This is a book that promised to be sad (of course it is-seeing a loved one decline from Alzheimer’s IS sad). However isn’t it lovely that my “take-away” from the book is not the sadness, but instead this glimpse into ikenobo, Beverly’s passion. Truly, her personal arrangements were her legacy. That having been said- (ikenobo deserves a blog of its own and I am not the person to do that):

Because Marcia worries about inheriting her mother’s Alzheimer’s every time she forgets a name or misplaces a pen, she starts reading everything she can on Alzheimer’s and begins incorporating things into her life that may deter the disease: using coconut, vitamin B, Gingko and pomegranates and she has also cut way back on sugar. I found this informative and interestingly enough I have incorporated these things as well with the exception of sugar reduction and I’m looking into ways to enjoy pomegranate. I also of course do daily Lumosity and Wood Block puzzles (this is a little like Tetris and I love the repetitiveness of trying to beat my own score) on my IPhone, and I never miss an episode of Jeopardy! Looking forward to the all-stars series, in particular Austin Rogers!

In Search of Memory: The Emergence of a New Science of Mind

by Nobel Prize winner Eric R. Kandel


Late great Oliver Sacks called this book “a stunning book.” This is a book about understanding memory. It resonates with me because I have been told I don’t “retain” things. This is true. This is why my memoir was based on 17 or 18 diaries- I write everything down. This is why it means so much to me that I get Jeopardy responses correct- it means I’ve retained a fact. This is why I do puzzles on my phone. And this is why I read the book in the first place- topics of memory and brain intrigue me. I picked this book up second-hand and then realized I’d already read it about 10 years ago when I borrowed it from the library! Suffice to say, I re-read it. This one I may not re-donate, but I’m not sharing any quotes or interesting tidbits here. There are just TOO many fascinating things to decide on one. Online promos say this:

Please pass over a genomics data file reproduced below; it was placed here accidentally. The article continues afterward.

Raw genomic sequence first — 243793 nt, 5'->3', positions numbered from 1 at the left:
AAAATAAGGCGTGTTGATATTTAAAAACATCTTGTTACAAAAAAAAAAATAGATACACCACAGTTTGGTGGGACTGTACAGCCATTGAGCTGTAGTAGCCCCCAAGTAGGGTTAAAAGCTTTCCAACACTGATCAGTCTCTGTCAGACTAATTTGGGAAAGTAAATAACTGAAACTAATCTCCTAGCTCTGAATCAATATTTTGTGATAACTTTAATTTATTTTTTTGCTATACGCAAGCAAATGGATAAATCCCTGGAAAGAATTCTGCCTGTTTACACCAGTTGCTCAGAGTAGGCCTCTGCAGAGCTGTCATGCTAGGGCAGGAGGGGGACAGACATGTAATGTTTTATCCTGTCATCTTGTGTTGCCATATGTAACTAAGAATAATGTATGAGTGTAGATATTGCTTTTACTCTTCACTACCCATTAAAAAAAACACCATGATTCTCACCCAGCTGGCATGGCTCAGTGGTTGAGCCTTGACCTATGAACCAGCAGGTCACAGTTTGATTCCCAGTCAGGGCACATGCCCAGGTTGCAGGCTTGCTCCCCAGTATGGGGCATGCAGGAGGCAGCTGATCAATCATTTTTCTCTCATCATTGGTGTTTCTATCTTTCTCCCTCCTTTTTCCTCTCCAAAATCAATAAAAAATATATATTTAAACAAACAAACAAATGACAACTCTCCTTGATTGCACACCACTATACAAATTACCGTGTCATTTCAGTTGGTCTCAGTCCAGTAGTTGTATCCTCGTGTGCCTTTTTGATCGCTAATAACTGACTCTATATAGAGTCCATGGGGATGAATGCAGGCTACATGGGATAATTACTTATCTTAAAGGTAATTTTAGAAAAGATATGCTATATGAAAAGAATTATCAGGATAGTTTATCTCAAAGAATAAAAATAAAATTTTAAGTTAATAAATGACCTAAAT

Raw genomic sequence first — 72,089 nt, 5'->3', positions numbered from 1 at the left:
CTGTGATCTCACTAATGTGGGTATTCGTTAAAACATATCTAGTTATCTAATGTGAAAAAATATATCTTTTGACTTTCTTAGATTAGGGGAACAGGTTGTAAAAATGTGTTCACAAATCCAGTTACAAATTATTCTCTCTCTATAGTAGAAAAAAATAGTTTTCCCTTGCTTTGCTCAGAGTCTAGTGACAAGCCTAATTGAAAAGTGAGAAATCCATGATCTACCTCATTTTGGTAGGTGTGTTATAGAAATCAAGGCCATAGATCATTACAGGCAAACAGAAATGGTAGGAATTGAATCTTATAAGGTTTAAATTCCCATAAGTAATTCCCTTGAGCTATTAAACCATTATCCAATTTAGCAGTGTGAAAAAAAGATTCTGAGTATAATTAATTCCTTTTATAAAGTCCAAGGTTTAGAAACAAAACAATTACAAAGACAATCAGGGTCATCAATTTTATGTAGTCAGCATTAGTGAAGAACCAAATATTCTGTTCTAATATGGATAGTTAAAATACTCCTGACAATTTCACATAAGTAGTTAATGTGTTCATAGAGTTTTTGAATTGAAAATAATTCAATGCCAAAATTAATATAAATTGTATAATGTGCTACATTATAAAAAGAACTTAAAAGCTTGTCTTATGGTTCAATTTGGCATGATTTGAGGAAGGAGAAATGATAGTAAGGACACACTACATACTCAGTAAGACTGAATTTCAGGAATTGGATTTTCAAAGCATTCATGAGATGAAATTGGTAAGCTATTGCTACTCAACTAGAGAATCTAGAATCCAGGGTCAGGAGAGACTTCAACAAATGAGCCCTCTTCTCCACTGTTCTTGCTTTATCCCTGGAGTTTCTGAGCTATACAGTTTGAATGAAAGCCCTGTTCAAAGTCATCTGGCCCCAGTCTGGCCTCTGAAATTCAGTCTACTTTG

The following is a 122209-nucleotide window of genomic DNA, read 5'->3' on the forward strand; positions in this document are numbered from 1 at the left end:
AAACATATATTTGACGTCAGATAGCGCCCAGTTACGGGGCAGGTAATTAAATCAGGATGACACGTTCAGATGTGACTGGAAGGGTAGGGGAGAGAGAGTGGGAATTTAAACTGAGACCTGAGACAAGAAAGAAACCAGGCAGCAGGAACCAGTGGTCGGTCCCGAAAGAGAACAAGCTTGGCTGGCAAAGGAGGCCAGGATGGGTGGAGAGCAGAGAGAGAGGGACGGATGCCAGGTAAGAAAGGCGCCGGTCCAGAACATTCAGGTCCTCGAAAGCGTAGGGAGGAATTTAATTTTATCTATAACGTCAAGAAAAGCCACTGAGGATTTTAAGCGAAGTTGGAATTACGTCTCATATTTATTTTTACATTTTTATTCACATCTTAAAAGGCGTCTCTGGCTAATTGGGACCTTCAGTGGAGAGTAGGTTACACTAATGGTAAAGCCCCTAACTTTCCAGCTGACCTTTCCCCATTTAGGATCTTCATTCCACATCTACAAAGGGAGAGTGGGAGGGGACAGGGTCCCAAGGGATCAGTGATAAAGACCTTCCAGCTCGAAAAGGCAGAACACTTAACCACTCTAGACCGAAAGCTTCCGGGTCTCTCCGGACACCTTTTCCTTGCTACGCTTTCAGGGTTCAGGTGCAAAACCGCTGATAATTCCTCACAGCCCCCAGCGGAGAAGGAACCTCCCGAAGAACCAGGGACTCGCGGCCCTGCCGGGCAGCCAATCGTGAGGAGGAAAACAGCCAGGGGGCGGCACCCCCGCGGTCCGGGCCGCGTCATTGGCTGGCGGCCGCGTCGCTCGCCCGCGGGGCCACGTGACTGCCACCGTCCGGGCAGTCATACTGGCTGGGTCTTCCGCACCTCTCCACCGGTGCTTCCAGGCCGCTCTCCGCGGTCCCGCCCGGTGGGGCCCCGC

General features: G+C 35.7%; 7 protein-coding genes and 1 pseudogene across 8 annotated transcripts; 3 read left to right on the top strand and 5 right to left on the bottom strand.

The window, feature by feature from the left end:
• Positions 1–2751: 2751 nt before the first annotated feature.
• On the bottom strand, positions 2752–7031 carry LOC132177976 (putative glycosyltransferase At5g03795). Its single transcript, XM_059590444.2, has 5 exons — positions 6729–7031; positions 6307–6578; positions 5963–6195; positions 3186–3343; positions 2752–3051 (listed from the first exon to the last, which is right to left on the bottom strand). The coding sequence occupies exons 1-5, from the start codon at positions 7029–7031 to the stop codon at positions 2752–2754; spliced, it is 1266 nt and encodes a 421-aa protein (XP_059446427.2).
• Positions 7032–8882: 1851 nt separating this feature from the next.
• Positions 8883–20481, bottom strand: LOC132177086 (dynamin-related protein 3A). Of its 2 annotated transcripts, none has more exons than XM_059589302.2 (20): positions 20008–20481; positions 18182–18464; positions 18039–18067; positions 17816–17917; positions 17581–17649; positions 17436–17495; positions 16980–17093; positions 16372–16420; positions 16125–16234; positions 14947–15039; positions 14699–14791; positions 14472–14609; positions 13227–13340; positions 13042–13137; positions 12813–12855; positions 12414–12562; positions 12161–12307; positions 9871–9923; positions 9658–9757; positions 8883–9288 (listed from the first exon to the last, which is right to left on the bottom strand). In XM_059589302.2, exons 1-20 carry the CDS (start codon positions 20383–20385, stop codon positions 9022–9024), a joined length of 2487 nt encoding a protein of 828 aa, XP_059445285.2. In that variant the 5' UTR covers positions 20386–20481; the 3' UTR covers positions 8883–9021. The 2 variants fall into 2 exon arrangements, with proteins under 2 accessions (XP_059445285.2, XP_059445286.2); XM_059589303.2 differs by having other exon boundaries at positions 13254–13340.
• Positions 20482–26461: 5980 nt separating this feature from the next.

“A deft mixture of memoir and history, modern biology and behavior, In Search of Memory brings readers from Kandel’s childhood in Nazi-occupied Vienna to the forefront of one of the great scientific endeavors of the twentieth century: the search for the biological basis of memory.”

I read everything I can about several topics: the brain, neurology, memoir, botany, neuro-biology, insect and nature study, DNA, and in particular (some of my favorite books)- memoirs or autobiographies about the lives of artists and writers. The following autobiography falls into this latter category:

Lee Krasner: A Biography

by Gail Levin